Click here for details of the Science Learning + Project 'Equity Pathways', that I am a Co-Investigator on.
- Archer, L., Dawson, E., Seakins, A., DeWitt, J., Godec, S., & Whitby, C. (2016). “I’m Being a Man Here”: Urban Boys’ Performances of Masculinity and Engagement With Science During a Science Museum Visit. Journal of the Learning Sciences, 25(3), 438-485.
- Archer, L., Dawson, E., Seakins, A. and Wong, B. (2016). 'Disorienting, Fun or Meaningful? Disadvantaged families' experiences of a science museum visit'. Cultural Studies in Science Education. Online First.
- King, H., Dawson, E. and Leyva, R. (2015). 'Highlighting the Wider Relevance of Science Centre Evaluations: A Reflection on the Evaluation of a Physics Engagement Programme'. Journal of Science Communication.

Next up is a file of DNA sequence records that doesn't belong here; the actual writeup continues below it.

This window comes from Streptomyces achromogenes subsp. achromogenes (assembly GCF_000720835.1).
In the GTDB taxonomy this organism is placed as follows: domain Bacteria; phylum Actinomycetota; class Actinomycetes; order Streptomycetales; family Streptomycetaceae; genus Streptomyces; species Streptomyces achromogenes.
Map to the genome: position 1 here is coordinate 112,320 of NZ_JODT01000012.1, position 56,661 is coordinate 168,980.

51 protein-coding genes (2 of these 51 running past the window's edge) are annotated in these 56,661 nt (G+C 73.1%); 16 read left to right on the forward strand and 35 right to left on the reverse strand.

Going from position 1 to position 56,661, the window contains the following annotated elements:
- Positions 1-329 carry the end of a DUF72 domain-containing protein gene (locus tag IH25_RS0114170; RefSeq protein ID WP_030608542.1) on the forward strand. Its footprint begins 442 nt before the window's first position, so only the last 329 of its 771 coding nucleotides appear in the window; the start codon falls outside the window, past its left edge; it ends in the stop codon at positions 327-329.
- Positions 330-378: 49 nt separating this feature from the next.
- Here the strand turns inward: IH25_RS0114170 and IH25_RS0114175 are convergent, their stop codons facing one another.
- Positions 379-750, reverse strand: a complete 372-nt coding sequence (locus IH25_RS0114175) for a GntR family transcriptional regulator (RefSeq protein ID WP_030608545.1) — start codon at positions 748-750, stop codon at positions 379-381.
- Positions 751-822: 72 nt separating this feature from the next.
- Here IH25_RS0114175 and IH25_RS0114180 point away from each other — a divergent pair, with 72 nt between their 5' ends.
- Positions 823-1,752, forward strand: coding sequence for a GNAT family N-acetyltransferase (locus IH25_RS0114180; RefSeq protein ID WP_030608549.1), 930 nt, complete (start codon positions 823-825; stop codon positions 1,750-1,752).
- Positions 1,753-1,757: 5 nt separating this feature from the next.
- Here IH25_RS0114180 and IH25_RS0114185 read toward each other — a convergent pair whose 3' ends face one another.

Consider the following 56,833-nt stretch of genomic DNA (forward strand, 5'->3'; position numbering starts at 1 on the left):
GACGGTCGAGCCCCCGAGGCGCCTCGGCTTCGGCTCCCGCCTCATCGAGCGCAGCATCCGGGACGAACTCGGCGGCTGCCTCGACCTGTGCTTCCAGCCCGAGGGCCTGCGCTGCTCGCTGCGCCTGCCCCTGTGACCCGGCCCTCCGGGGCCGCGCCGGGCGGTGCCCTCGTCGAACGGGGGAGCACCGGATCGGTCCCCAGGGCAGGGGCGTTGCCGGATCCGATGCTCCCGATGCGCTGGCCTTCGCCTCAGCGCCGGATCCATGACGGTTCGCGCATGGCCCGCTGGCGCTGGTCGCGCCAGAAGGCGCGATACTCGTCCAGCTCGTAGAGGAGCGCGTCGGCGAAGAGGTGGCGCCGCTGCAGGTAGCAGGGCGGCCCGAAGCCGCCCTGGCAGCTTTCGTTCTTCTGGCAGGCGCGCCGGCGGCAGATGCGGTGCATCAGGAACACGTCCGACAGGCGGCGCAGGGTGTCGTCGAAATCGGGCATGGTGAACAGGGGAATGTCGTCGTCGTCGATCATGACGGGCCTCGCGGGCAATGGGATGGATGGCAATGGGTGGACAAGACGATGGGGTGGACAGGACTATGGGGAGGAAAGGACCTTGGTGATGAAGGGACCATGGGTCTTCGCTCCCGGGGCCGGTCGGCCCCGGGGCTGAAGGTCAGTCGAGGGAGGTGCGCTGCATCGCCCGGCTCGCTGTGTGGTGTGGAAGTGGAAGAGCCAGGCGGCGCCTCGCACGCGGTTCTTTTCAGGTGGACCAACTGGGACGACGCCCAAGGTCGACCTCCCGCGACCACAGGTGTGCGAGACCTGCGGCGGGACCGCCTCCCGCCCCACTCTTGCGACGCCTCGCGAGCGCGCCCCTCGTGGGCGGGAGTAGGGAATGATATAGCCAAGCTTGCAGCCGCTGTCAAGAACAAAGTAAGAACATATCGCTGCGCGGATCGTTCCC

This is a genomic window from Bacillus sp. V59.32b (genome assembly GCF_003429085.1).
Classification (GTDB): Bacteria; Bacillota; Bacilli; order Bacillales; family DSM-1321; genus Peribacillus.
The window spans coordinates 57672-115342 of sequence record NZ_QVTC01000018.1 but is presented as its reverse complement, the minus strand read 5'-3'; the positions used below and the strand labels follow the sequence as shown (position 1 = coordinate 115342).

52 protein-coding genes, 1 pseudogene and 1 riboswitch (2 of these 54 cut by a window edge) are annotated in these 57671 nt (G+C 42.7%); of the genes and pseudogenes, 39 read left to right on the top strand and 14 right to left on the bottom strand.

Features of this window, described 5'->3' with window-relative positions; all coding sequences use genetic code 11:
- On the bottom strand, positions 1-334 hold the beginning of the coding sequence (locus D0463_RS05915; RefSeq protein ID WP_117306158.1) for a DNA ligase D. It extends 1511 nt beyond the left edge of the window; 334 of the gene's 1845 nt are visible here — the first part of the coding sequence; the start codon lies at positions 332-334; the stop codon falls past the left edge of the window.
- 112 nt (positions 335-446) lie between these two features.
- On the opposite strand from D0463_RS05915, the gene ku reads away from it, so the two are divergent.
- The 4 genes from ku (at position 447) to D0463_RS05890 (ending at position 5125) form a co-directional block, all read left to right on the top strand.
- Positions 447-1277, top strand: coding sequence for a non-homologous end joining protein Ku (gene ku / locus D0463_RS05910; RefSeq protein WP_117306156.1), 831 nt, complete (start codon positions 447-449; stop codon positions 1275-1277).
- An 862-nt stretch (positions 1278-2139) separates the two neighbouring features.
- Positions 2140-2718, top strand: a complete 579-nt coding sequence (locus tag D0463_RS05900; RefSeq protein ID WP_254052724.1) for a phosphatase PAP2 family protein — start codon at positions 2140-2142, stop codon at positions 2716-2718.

- Archer, L., Dawson, E., DeWitt, J., Seakins, A. and Wong, B. (2015). ‘Science Capital’: A conceptual, methodological and empirical argument for extending Bourdieusian notions of capital beyond the arts. Journal of Research in Science Teaching. Early View.
- Falk. J., Dawson, E., Dierking, L., Osborne, J., Wenger, M. and Wong, B. (2015) Analyzing science education in the UK: Taking a system-wide approach. Science Education. 99(1): 145-173.
- Dawson. E. (2014). Equity in informal science education: Developing an access & equity framework for science museums and science centres. Studies in Science Education, 50(2): 209-247.